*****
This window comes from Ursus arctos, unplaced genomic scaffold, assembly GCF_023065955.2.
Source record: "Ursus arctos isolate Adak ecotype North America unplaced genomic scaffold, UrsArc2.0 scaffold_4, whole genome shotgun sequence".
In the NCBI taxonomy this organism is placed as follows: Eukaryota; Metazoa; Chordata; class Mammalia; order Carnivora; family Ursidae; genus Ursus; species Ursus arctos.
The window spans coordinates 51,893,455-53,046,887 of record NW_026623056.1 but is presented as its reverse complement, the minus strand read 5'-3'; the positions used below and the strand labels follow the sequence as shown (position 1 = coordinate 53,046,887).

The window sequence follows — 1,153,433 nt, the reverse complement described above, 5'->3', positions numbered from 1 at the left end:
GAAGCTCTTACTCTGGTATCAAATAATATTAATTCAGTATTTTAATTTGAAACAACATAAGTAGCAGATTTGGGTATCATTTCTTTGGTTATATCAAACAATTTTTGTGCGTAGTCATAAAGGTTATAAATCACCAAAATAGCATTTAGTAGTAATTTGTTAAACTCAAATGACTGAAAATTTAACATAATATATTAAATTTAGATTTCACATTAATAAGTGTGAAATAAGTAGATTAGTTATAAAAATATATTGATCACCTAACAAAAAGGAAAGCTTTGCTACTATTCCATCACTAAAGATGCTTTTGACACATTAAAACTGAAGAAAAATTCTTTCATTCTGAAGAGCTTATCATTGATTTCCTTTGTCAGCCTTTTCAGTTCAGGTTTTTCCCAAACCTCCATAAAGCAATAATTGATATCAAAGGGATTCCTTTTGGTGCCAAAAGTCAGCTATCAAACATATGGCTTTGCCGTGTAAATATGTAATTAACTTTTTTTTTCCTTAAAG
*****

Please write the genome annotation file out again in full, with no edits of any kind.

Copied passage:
This window comes from Ursus arctos, unplaced genomic scaffold, assembly GCF_023065955.2.
Source record: "Ursus arctos isolate Adak ecotype North America unplaced genomic scaffold, UrsArc2.0 scaffold_4, whole genome shotgun sequence".
In the NCBI taxonomy this organism is placed as follows: Eukaryota; Metazoa; Chordata; class Mammalia; order Carnivora; family Ursidae; genus Ursus; species Ursus arctos.
The window spans coordinates 51,893,455-53,046,887 of record NW_026623056.1 but is presented as its reverse complement, the minus strand read 5'-3'; the positions used below and the strand labels follow the sequence as shown (position 1 = coordinate 53,046,887).

The window sequence follows — 1,153,433 nt, the reverse complement described above, 5'->3', positions numbered from 1 at the left end:
GAAGCTCTTACTCTGGTATCAAATAATATTAATTCAGTATTTTAATTTGAAACAACATAAGTAGCAGATTTGGGTATCATTTCTTTGGTTATATCAAACAATTTTTGTGCGTAGTCATAAAGGTTATAAATCACCAAAATAGCATTTAGTAGTAATTTGTTAAACTCAAATGACTGAAAATTTAACATAATATATTAAATTTAGATTTCACATTAATAAGTGTGAAATAAGTAGATTAGTTATAAAAATATATTGATCACCTAACAAAAAGGAAAGCTTTGCTACTATTCCATCACTAAAGATGCTTTTGACACATTAAAACTGAAGAAAAATTCTTTCATTCTGAAGAGCTTATCATTGATTTCCTTTGTCAGCCTTTTCAGTTCAGGTTTTTCCCAAACCTCCATAAAGCAATAATTGATATCAAAGGGATTCCTTTTGGTGCCAAAAGTCAGCTATCAAACATATGGCTTTGCCGTGTAAATATGTAATTAACTTTTTTTTTCCTTAAAG